BEIRUT: With the recent confiscations of expired food, concern is high over the effect on public health, but what is the real risk? The Daily Star spoke to some experts to find out about the potential health effects.
First, once you’ve eaten food that contains harmful bacteria, there is little you can do to prevent food poisoning symptoms from occurring, but symptoms are unlikely to be life-threatening.
Food can contain a variety of bacteria, depending on the source, and because expired products are automatically confiscated for destruction, no tests have been made on the latest spoiled foods.
However, according to Nadine Zeeni, an assistant professor of nutrition at the Lebanese American University, meat is the biggest culprit for harmful bacteria, with the most common being e.coli, salmonella and campylobacter jejuni.
Eating food infected with these bacteria is likely to cause one or all of the symptoms of gastroenteritis: diarrhea, vomiting and abdominal cramps.
Such symptoms generally last from a few hours to up to five days, but if they last longer, or the symptoms are particularly severe, a doctor should be consulted. It is also important to drink plenty of water to keep hydrated, as dehydration can lead to hospitalization.
Generally, however, symptoms are not likely to be long lasting, and some people may not notice any at all.
“Normally people make a full recovery,” said Zeeni. “Especially if you’re not talking about someone who is already ill. If it’s a healthy adult with a normal food illness, within a week you’re fine.”
In very rare cases, certain bacteria can develop and be fatal, so vulnerable populations should be particularly wary.
“The high risk group is definitely children, and the elderly, as well as AIDS and cancer patients and pregnant women,” said Nadine Mikati, a dietician based at the American University of Beirut.
However, expired produce will not necessarily contain bacteria, particularly when cooked at hot temperatures, so avoiding raw meat products from untrustworthy sources is advisable, as is staying away from all unpasteurized dairy products.
The likelihood of bacterial infection also increases the longer food is left, and when it is stored poorly.
“One of the big worries with those food items is when they’re kept under poor conditions,” said Ghassan Awar, an infectious disease specialist at AUB. “And we have seen on TV and in pictures that the storage conditions [of confiscated items] are rather appalling. Microbes may thrive in those environments.”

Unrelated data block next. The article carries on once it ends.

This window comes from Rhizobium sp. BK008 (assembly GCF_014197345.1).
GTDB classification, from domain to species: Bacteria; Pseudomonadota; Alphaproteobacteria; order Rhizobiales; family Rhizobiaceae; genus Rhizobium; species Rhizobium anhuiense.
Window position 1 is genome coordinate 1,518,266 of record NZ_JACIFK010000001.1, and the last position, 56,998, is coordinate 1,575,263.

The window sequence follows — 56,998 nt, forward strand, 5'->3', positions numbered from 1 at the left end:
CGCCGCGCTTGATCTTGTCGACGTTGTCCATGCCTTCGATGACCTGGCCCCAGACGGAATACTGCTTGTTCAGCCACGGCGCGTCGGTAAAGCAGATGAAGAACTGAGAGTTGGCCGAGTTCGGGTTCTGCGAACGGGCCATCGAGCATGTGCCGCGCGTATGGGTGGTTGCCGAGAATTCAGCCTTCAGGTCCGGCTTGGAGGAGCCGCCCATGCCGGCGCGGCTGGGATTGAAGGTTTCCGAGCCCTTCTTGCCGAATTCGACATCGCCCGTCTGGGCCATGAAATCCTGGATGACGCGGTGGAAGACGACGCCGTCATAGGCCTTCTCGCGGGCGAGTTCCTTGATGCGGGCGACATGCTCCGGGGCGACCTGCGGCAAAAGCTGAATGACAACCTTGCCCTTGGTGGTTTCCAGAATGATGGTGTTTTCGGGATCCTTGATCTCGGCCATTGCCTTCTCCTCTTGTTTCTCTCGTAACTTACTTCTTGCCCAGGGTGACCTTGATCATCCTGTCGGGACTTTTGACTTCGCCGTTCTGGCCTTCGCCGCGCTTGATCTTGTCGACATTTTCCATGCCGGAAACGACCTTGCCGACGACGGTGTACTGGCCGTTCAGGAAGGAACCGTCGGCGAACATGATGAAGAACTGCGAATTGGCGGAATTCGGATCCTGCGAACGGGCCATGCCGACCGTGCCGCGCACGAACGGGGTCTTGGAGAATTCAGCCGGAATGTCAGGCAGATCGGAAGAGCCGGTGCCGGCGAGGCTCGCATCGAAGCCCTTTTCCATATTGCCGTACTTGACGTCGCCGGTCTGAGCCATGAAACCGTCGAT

Because it is impossible to avoid symptoms once toxins are in the system, all three experts say that people should take precautions when they eat out, including basic things such as checking for smell, and appearance, and staying away from establishments that appear unclean.
“With meat, you can check before you eat,” said Zeeni. “For example, for ground beef it’s tricky but when it gets really reddish or purplish red then it’s not good. Also you can smell it, in case it smells unpleasant.”
She added that “there also shouldn’t be a slimy material on the meat. The slimy texture means that bacteria are present.”
They also agreed that expired items should not be the only concern, and that food preparation and hygiene standards are just as important in avoiding infection.
“You cannot know [if your food is completely safe], even if they cooked the food in front of you,” said Mikati. “You have to trust the source.”
“I go to restaurants I trust. The places I don’t trust, I never get anything raw, even salad. If I order meat I order it well done,” she said.
Although cases of food poisoning are widespread across the world, Awar lamented the particularly low standards of food safety in Lebanon.
“Gastroenteritis is rather common in our country, we may take it as a common occurrence, but maybe it shouldn’t be like that,” he said.